The island is still stuck without electricity, internet and phone service over six weeks after the storm first struck. In her latest photo series, Day 22-29, Erinn Springer captures the local struggles.

The island is still stuck without electricity, internet and phone service over six weeks after the storm first struck. In her latest photo series, Day 22-29, Erinn Springer captures the local struggles.

Earlier this year, Central America was hit by Hurricane Maria – a category five cyclone that swept up and devastated much of the northeastern Caribbean. In Guadeloupe and the Virgin Islands, trees were uprooted and roofs were ripped apart.  In Dominica, the storm was deemed the worst natural disaster on record – killing 57 people and damaging 98 per cent of the local buildings.

It was Puerto Rico, though, that was forced to endure some of the biggest catastrophes. The hurricane sparked a major humanitarian crisis on the island, inflicting billions of pounds worth of damage and (according to San Juan Mayor Yulín Cruz) up to 500 deaths. Even now, six weeks after the storm struck, citizens are being forced to deal with a lack of electricity and unreliable phone and internet service.

In an effort to raise awareness of the devastation, North Wisconsin-born, New York-based photographer Erinn Springer headed to the island 22 days after the hurricane first hit. “The entire island was touched by the storm,” she tells Huck. “Around 90 per cent of the island was without power, and though some businesses and hotels had generators, almost everyone was in darkness. Many houses were built with tin roofs and we saw multiple homes with the upper levels completely torn away. Unless a building was protected by the natural barriers in the landscape, the storm pretty much picked up everything in its path.”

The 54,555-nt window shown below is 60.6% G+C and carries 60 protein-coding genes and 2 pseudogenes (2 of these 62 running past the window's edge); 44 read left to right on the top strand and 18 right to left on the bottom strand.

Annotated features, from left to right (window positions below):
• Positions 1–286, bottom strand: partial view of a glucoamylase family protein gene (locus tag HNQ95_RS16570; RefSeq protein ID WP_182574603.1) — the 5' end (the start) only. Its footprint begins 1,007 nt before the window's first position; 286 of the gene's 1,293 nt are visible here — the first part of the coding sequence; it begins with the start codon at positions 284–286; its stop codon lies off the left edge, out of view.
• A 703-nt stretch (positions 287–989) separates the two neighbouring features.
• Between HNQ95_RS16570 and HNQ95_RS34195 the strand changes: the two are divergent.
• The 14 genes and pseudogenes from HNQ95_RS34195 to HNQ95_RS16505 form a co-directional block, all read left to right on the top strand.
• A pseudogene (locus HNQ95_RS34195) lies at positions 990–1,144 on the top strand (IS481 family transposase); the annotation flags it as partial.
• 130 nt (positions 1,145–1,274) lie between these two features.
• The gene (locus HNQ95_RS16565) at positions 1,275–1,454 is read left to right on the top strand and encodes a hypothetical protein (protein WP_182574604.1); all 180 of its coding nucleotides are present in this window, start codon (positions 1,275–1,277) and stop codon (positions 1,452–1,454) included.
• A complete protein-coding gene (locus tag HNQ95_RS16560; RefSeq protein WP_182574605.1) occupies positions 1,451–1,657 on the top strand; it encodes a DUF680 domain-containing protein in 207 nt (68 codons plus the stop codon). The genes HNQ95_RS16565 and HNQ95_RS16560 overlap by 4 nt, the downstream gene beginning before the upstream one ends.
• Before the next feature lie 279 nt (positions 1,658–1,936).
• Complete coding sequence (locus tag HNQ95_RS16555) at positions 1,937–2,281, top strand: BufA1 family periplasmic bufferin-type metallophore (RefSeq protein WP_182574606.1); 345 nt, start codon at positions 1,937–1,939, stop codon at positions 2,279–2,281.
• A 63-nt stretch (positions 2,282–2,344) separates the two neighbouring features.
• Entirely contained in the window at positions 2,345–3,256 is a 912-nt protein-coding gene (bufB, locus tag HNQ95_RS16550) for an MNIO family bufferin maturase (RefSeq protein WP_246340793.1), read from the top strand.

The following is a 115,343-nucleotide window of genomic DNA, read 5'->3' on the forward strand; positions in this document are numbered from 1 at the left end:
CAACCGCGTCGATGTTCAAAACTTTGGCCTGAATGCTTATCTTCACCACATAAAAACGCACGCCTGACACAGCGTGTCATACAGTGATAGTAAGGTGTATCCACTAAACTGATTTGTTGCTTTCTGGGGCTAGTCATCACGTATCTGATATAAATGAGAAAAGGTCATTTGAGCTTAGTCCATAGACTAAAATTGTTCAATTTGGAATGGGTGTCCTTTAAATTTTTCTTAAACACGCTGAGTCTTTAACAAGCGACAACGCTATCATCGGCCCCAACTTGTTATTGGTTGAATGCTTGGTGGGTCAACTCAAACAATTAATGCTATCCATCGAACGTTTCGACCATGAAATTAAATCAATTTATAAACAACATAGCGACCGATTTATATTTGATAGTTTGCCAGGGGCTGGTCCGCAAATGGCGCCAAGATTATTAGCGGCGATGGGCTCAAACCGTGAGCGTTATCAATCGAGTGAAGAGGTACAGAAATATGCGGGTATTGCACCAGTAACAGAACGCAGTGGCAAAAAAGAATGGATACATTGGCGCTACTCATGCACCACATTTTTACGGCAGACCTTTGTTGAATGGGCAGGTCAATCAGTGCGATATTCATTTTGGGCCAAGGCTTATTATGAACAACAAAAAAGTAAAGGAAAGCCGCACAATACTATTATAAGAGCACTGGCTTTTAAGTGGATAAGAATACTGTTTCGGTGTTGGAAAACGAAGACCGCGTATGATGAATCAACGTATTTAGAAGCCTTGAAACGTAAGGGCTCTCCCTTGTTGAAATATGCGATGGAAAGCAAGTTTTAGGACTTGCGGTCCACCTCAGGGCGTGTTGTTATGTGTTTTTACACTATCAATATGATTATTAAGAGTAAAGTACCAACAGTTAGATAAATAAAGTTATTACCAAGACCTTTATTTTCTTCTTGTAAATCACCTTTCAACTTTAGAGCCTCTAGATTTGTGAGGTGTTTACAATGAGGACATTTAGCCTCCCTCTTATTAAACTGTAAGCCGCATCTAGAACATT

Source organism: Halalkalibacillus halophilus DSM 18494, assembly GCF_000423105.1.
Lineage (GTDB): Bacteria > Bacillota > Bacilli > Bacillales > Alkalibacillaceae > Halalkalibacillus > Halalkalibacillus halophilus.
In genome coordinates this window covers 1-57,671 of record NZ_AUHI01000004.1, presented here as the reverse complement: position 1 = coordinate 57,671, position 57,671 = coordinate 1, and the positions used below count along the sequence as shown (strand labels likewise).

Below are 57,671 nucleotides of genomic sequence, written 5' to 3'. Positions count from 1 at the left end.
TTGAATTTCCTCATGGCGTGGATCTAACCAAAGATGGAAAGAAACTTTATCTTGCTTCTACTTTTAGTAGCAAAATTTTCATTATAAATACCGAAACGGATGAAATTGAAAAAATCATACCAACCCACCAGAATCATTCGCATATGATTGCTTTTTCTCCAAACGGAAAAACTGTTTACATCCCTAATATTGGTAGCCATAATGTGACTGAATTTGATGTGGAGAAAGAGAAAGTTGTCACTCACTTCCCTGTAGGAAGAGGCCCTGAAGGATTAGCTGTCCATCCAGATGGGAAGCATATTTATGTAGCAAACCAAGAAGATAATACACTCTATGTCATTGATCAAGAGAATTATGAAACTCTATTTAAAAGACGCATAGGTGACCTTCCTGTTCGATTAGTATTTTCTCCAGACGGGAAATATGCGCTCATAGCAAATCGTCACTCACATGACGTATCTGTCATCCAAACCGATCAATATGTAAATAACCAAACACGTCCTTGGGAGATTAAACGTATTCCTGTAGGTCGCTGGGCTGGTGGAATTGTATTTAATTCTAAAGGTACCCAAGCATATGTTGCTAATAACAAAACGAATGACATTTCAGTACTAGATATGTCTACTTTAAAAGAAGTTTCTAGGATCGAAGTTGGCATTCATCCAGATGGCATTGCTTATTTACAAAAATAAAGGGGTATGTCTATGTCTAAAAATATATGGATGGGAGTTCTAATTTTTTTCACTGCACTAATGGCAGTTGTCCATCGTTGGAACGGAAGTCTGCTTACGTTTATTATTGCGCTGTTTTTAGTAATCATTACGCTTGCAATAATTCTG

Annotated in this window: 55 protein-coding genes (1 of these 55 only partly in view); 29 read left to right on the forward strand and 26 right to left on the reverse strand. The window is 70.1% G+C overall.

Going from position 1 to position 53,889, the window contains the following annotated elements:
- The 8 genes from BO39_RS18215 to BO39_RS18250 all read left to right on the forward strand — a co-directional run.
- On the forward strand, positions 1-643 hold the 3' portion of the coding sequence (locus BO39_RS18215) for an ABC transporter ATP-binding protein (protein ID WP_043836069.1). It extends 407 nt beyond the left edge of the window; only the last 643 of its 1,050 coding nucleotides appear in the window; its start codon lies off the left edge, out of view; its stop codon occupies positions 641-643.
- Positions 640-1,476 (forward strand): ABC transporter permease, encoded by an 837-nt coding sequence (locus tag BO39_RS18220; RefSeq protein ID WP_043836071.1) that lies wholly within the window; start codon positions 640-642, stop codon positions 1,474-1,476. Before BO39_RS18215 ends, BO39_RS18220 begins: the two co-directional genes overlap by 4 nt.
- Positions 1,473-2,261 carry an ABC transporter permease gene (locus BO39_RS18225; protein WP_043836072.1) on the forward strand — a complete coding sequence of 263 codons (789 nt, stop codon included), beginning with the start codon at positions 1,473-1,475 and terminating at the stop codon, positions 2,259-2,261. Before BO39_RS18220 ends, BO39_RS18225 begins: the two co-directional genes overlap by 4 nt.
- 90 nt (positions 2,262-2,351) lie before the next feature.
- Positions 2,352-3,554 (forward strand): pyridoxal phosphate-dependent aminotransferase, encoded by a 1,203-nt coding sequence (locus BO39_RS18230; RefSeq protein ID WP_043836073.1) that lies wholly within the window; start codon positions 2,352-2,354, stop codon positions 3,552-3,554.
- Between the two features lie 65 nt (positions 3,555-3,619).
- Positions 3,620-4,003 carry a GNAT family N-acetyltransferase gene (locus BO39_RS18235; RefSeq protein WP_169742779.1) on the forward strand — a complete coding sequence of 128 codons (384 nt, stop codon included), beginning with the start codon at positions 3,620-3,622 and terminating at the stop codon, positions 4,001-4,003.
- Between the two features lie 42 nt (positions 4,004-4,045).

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The trip resulted in an ethereal, visually captivating photo series called Day 22-29. Unlike typical photojournalism projects, Springer’s work is marked by an abstract quality – with mood and atmosphere taking priority over context and detail. She captures a Puerto Rico that, while physically damaged, remains unbroken in spirit.

“Everyone found solidarity in the absence of electricity,” she remembers. “People would gather in the streets for conversation, kids played games with their neighbours, and parents used flashlights as toys with their toddlers. If businesses didn’t have generators, they’d use flashlights or other power methods that allowed them to provide services. Despite everything, Puerto Rico was smiling. Sentiments of hope came in waves, but I was so amazed by the perspective of so many people I encountered. The island spirit was still alive.”

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Given recent news that the island was still struggling to cope in the storm’s aftermath, does Springer – who is now back in New York – feel concerned for the future? “I can only hope that with time, people will return to the island and see it stronger than it was before,” she says.

“Images develop thoughts that, hopefully, inspire change through action. The best thing we can do as witnesses to events like this is to share our experience and use it as a tool to shape the way people think and react. If what we offer is art, let it be art that benefits the world.”

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See more of Erinn Springer’s work on her official website, or follow her on Instagram.

You can donate to the Puerto Rico relief efforts via the British Red Cross.

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